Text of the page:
For Guisel Sanchez the dream of owning a bicycle seemed as remote as her small farming community in Coroma Costa Rica. When Guisel was born the community didn't even have a formal high school. The residents are from a native tribe known as the Bribri and many do not have water or electricity.
Coroma lies on the eastern border of Costa Rica near Panama, about 40 miles from the port of Limon where many supplies (including our bike shipments) come into the country via shipping containers. 40 miles, as the macaw flies that is. If you Google Coroma on a map and try to get directions, you are likely to get a message that reads: sorry we could not calculate directions… You may also notice, while a road appears in the town of Coroma, there are no roads connecting it to anything.
Without a viable transportation system connecting this community to the port, the villagers are often cut off from many supplies coming through Limon. So when our first shipment of bikes arrived in this community several years ago we were shocked and thrilled. A fleet of tiny fishing boats rowed our bikes over the river that cuts this community off from the rest of the country. Forty minutes upstream, the bikes arrived on the bank of a jungle still miles away from Coroma. They bounced along rough roads cutting through plantain trees and dense jungle canopies to arrive to the welcoming smiles of the Bribri people who live in this remote area.
Guisel was not only one of those welcoming smiles, but she would soon be the owner of a new-to-her Specialized Rock Hopper bike, all the way from Rockville Maryland. You may not realize this, but you first met Guisel (also known as Odily) back in 2012 when the Washington Post followed some of our bikes to Costa Rica. Guisel appeared on the front page of the Post riding her new bicycle, that was donated through Bikes for the World. When she met the reporter, who came along with the delivery of her new bike, she was shy and questioning. She could not believe she was getting a bicycle.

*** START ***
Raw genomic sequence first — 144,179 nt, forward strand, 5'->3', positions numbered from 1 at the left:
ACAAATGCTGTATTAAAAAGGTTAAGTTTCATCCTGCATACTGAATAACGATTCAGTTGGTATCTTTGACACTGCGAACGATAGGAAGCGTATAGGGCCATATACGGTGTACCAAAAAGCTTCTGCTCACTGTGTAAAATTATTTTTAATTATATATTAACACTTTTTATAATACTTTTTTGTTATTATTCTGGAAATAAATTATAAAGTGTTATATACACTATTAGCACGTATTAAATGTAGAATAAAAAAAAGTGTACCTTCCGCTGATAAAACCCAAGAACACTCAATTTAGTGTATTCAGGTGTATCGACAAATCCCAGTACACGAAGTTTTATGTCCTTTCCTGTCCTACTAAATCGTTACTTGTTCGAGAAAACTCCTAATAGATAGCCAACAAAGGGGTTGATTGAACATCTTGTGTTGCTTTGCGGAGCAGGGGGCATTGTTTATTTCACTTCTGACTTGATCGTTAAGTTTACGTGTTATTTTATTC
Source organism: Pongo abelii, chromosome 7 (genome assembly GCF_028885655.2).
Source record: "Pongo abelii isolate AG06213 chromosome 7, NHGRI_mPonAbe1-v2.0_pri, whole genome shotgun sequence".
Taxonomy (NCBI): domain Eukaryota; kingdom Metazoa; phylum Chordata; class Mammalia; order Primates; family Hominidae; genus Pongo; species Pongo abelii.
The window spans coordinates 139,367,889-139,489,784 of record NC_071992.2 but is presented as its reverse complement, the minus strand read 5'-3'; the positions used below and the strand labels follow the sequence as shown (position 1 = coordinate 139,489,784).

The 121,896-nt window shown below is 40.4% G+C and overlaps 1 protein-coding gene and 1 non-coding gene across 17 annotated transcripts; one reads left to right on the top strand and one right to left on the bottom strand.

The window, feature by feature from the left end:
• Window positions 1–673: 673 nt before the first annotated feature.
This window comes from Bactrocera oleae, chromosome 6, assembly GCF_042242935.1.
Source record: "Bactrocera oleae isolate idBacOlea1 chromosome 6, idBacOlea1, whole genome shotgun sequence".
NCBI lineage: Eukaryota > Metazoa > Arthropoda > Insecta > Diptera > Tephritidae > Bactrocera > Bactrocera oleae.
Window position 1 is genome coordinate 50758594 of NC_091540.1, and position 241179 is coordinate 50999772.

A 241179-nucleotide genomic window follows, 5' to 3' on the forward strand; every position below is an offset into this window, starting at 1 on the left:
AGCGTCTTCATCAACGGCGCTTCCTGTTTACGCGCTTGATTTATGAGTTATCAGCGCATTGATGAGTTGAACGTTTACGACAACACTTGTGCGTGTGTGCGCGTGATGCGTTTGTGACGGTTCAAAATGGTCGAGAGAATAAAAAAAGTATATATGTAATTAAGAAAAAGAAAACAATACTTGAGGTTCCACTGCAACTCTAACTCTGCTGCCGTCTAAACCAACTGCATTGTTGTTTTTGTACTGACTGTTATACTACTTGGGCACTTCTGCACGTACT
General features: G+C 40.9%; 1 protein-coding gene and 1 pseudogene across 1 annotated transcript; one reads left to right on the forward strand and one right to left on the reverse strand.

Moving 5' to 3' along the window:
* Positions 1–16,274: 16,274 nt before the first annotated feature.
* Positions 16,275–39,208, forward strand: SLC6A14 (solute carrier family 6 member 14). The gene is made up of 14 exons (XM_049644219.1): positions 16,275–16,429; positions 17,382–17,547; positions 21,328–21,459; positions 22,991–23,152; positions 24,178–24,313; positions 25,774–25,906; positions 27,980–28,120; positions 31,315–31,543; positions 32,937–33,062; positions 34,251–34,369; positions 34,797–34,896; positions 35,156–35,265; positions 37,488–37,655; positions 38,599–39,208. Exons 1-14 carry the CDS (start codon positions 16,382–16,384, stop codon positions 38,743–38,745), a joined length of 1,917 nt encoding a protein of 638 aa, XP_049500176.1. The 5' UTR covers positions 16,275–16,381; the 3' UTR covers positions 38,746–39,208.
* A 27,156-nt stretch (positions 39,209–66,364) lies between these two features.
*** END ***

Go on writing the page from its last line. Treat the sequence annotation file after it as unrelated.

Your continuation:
Her mother Gloria Segura Martinez had big dreams for her daughter as well; she wanted her to go to college. Guisel's parents were only able to attend primary school (remember, there was no high school then) and her grandparents didn't have any school at all.
Back in 2012, Guisel's oldest brother was walking two hours to high school, while she and her other brother, Joel were still in primary school. When Joel turned 12 there were only 10 students in his class; six dropped out because the distance was too far to travel.
Guisel grew up speaking Bribri, the native language of her culture. She heard stories of how her grandparents would hide when outsiders came to visit because they couldn't communicate. Guisel knows kids in the community who do not speak Spanish and feel unconnected to the country. When she grows up she wants to be a Spanish teacher. Gloria wants her to go to college and learn English. She was hoping a bicycle would help her daughter navigate the path to graduation.
And it did. Guisel completed high school and is now continuing her education in college, just like her mother had hoped.